Tuesday, September 21, 2010

"What a Demon Wants" by Kathy Love

A bodyguard? Why in the world would a demon need a bodyguard? Yes, it's true Ellina Kostova is only half demon...and an author with a cult following, but that just means strange stuff happens. She isn't in real danger. Heck, she's in more danger from Jude Anthony, the guy her brother has hired to protect her. In big danger, actually. Because she just cannot be attracted to...well, anyone. She's too much of a demon in bed. No, really.... Jude has grown accustomed to being an outcast, adrift in both the mortal and preternatural worlds. Being a paid fighting machine isn't glamorous, but he does it - and many other things - spectacularly well. And man does Ellina Kostova need a lot of protection. But he needs protection, too. She's making him remember what it feels like to be human. And he's already learned no good can come of that. Especially when he's been hired not only to protect her - but also kill her....

I usually enjoy a book by Kathy Love; a quick romantic supernatural read for a weekend. This one fit the quick and romantic, but somehow fell short in the enjoyment department. After finishing, I think I've been able to pinpoint the problem - not enough danger (and honestly, not a very good plot, either).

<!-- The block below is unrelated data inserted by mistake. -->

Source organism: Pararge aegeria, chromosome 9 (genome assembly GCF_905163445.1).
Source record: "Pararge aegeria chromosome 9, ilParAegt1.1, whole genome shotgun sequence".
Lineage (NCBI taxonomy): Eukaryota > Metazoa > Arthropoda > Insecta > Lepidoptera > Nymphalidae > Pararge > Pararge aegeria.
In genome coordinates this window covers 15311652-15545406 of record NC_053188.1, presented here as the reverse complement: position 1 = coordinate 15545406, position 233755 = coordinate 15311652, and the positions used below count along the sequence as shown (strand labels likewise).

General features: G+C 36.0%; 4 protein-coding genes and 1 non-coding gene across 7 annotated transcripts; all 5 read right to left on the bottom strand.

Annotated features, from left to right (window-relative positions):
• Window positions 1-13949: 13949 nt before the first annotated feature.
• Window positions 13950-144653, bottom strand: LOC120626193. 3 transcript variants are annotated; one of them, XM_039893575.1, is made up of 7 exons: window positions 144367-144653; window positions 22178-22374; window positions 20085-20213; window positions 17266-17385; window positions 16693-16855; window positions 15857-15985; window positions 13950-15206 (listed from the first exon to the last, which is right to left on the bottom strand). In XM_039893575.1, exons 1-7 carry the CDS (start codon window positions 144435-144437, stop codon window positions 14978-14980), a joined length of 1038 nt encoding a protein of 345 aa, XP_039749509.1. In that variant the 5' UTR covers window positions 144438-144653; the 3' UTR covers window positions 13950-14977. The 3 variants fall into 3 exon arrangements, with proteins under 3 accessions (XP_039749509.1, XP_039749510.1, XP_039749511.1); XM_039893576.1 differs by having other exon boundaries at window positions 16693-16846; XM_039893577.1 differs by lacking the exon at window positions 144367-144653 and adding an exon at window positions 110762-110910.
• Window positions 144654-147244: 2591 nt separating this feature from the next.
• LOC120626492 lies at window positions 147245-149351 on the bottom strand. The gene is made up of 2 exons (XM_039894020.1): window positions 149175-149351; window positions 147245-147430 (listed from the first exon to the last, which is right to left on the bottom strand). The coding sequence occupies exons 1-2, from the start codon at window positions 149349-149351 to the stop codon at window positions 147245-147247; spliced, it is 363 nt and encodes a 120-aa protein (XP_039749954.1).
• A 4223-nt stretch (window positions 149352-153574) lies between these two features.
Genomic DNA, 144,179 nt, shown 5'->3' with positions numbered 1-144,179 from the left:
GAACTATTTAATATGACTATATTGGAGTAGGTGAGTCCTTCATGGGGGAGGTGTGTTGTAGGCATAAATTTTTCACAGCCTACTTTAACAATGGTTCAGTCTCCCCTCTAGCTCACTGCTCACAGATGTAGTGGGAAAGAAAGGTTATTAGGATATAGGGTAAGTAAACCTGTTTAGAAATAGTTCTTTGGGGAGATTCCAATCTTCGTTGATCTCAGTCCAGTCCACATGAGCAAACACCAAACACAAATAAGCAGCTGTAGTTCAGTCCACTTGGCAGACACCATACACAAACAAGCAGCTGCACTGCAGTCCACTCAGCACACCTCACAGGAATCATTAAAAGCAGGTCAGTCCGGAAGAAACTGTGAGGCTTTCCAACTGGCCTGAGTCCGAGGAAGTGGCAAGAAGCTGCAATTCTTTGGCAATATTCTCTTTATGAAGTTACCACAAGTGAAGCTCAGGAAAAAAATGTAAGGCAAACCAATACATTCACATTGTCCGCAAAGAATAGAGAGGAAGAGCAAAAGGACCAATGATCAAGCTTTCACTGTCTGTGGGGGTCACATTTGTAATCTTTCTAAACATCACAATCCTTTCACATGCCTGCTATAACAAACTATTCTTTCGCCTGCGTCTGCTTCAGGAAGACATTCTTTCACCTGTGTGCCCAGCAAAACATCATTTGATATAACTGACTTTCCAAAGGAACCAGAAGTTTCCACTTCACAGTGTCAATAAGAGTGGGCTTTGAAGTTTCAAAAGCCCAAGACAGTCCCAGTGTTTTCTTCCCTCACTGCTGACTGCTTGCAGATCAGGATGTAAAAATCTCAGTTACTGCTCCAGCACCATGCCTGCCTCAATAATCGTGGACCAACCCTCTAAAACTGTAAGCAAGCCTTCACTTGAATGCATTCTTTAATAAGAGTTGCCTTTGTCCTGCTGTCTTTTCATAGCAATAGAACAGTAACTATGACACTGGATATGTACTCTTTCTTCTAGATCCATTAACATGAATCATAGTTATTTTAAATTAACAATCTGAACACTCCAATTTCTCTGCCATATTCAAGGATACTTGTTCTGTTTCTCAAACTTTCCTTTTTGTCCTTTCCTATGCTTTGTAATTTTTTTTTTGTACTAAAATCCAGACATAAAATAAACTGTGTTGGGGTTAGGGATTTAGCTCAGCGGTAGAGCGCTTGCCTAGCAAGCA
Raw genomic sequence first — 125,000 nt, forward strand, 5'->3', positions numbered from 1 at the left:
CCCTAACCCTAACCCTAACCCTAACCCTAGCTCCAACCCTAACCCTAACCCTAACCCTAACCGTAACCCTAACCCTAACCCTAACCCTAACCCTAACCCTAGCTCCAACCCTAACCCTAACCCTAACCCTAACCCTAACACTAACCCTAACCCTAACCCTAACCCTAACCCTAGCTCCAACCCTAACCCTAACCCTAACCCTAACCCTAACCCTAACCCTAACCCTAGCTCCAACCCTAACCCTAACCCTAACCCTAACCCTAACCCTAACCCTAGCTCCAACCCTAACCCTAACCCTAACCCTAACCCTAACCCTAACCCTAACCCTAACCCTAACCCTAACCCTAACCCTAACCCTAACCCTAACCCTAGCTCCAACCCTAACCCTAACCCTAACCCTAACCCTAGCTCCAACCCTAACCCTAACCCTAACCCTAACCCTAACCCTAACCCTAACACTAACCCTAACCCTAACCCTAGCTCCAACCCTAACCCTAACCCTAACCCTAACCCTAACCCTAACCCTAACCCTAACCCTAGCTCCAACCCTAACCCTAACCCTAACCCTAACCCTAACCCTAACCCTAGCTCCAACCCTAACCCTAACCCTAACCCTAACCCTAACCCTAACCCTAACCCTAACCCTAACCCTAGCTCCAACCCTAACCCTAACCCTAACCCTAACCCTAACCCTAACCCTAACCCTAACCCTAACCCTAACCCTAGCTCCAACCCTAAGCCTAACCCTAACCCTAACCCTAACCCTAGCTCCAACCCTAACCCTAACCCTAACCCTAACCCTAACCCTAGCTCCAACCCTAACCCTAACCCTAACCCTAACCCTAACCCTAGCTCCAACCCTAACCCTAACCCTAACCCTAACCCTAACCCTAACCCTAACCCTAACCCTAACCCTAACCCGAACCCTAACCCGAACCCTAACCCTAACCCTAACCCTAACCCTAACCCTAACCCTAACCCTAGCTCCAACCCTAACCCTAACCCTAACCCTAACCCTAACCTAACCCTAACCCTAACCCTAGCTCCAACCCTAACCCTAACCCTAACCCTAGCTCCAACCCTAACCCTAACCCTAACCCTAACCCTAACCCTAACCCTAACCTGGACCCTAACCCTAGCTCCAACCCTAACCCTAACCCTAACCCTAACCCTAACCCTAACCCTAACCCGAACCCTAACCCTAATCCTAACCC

In any Love book, there's the meeting between the two romantic leads, the growing attraction that both leads try to fight, and a threat to the female that causes the male to go beyond his typical comfort level, thus proving his love for the girl. There's always a supernatural element, too, usually the guy - either a vampire or some such entity. Nothing too difficult to read, but cute and fun and romantic as all get out.

Well, this book has the romantic covered I suppose. Jude is the handsome stranger, half werewolf, half vampire, all male. Ellina is the damsel in distress - except that she's not, not really. The girl is half-demon, so it's not as if she's completely helpless, and I found it difficult to believe that she was really in that much danger. Their growing attraction is supposed to be complicated by Ellina's reaction to lust, one that has turned off every human she's ever tried to be with - her demon side comes out, resulting in a rather unusual skin condition. Again, I didn't buy this so much as a true problem because Jude isn't human. Sigh.

My biggest complaint is the stalker/killer, mostly that the writing wasn't good enough to prevent me from figuring out his/her identity half-way through the book. Not to mention the fact that it's not as if the stalker/killer is truly a villain, something that when revealed felt like a cop-out to me. True, this isn't great literature, but I would like my authors to remember that I do have a brain (even though at times I don't want to tax it!)

I'm hoping the next Love book I pick up will be better than this one. Overall, it felt like a middling C-type work. Not one of her best, I'm afraid.